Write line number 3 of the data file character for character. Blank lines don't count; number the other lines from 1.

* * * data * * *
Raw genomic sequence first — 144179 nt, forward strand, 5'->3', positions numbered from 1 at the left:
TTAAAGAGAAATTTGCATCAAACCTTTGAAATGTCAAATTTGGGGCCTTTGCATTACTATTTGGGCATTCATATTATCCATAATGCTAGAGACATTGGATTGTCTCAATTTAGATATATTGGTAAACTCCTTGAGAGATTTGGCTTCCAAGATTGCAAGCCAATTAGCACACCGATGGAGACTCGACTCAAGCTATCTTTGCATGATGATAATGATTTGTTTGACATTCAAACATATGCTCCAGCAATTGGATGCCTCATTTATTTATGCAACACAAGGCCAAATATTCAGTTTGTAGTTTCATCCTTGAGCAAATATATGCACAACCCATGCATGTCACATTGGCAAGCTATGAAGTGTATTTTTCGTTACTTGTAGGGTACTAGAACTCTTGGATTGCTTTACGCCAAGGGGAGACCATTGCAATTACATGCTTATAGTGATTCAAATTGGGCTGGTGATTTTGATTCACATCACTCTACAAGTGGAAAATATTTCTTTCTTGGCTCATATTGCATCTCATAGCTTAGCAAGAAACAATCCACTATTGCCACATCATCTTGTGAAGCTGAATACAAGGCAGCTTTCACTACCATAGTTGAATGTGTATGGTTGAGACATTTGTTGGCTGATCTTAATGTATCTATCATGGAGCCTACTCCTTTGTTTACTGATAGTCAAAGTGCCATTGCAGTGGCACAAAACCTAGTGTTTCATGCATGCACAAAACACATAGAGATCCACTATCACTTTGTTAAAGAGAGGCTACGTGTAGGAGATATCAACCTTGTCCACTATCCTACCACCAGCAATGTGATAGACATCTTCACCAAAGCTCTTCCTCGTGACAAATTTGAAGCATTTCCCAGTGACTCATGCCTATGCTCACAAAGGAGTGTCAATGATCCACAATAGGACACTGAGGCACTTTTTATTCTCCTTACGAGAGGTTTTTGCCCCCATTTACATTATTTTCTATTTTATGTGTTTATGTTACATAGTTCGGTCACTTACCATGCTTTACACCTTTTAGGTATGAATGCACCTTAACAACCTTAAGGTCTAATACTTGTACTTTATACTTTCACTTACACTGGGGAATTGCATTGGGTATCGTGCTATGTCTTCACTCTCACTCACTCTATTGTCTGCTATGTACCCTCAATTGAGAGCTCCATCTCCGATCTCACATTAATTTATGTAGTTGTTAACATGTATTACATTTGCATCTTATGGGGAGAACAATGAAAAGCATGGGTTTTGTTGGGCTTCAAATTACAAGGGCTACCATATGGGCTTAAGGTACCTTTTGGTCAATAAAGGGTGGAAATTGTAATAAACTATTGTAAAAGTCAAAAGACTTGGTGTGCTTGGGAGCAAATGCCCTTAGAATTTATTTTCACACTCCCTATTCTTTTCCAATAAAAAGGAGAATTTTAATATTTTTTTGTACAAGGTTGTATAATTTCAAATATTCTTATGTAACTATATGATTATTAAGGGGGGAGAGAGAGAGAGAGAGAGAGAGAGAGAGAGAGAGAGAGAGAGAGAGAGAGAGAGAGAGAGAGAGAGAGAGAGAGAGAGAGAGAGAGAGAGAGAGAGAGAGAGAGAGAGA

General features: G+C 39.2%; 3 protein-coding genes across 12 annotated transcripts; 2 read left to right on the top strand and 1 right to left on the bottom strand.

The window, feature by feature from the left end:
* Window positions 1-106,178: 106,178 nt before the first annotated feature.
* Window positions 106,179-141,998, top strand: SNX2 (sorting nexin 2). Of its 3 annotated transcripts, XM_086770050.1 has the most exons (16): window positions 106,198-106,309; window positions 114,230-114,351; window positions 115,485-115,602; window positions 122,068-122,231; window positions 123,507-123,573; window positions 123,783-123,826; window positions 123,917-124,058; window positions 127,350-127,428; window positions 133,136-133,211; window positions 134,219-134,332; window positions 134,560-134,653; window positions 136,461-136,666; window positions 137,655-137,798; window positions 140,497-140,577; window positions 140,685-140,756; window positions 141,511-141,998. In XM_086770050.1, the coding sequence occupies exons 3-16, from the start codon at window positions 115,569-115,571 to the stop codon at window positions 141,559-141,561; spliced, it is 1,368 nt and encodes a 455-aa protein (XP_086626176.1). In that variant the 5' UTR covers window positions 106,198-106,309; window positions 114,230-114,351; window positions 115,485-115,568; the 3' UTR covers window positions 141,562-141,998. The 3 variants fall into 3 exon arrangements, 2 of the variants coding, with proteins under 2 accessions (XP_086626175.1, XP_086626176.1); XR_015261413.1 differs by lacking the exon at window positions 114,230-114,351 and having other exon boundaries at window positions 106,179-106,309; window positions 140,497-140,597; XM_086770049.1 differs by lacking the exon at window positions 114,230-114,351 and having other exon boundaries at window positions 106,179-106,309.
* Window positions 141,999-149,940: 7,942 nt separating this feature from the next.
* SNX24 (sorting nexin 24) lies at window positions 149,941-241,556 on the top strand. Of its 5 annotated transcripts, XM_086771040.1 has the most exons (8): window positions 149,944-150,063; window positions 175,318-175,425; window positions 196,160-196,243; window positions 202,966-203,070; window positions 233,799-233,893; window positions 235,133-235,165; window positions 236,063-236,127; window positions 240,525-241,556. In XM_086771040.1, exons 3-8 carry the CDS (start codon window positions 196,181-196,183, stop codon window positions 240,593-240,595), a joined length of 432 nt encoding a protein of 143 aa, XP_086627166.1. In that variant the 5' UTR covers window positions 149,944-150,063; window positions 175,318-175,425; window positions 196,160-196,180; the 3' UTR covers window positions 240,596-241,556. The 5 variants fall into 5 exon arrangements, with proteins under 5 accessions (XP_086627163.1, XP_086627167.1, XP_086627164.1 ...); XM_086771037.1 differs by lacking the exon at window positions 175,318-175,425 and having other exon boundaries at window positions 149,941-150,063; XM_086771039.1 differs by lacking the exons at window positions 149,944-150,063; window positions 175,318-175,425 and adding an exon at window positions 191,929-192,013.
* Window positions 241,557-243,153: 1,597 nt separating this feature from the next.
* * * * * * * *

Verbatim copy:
General features: G+C 39.2%; 3 protein-coding genes across 12 annotated transcripts; 2 read left to right on the top strand and 1 right to left on the bottom strand.